Mainstream media start with the premise that the Russian government was responsible, despite a lack of convincing evidence. They then leap to the fallacious conclusion that because Russia hacked the DNC, only it could have leaked the documents.
So, did the Russian government hack the DNC and feed documents to WikiLeaks? There are really two questions here: who hacked the DNC, and who released the DNC documents? These are not necessarily the same. An earlier intrusion into German parliament servers was blamed on the Russians, yet the release of documents to WikiLeaks is thought to have originated from an insider.  Had the Russians hacked into the DNC, it may have been to gather intelligence, while another actor released the documents. But it is far from certain that Russian intelligence services had anything to do with the intrusions. Julian Assange says that he did not receive the DNC documents from a nation-state. It has been pointed out that Russia could have used a third party to pass along the material. Fair enough, but former UK diplomat Craig Murray asserts: “I know who the source is… It’s from a Washington insider. It’s not from Russia.”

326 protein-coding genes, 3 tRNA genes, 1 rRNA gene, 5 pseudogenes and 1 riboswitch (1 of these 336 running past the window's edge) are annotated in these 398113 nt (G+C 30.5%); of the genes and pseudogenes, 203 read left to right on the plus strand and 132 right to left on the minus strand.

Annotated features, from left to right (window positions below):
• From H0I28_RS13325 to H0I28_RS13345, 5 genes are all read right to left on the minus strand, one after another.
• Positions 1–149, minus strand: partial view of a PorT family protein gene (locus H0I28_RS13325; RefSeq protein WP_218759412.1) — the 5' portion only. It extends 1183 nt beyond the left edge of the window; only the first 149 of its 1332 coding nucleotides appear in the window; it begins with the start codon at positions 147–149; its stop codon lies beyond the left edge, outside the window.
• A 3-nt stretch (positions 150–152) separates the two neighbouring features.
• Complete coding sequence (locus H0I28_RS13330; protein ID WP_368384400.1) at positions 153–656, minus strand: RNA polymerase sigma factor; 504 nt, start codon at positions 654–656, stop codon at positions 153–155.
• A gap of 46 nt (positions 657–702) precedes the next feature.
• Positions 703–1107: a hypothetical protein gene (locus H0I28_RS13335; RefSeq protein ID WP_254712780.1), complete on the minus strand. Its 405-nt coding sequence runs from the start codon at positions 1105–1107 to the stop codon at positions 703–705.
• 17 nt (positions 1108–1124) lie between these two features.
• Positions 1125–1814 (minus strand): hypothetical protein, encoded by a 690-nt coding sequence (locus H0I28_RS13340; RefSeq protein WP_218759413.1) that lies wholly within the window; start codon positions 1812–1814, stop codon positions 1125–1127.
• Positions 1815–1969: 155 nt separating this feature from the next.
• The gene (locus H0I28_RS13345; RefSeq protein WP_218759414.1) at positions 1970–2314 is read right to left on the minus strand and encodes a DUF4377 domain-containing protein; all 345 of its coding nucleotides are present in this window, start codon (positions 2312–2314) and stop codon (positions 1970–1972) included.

There are too many inconsistencies and holes in the official story. In all likelihood, there were multiple intrusions into DNC servers, not all of which have been identified. The public ought to be wary of quick claims of attribution. It requires a long and involved process to arrive at a plausible identification, and in many cases the source can never be determined. As Jeffrey Carr explains, “It’s important to know that the process of attributing an attack by a cybersecurity company has nothing to do with the scientific method. Claims of attribution aren’t testable or repeatable because the hypothesis is never proven right or wrong.” 
Russia-bashing is in full swing, and there does not appear to be any letup in sight. We are plunging headlong into a new Cold War, riding on a wave of propaganda-induced hysteria. The self-serving claims fueling this campaign need to be challenged every step of the way. Surrendering to evidence-free emotional appeals would only serve those who arrogantly advocate confrontation and geopolitical domination.
 Dmitri Alperovitch, “Bears in the Midst: Intrusion into the Democratic National Committee,” Crowdstrike blog, June 15, 2016.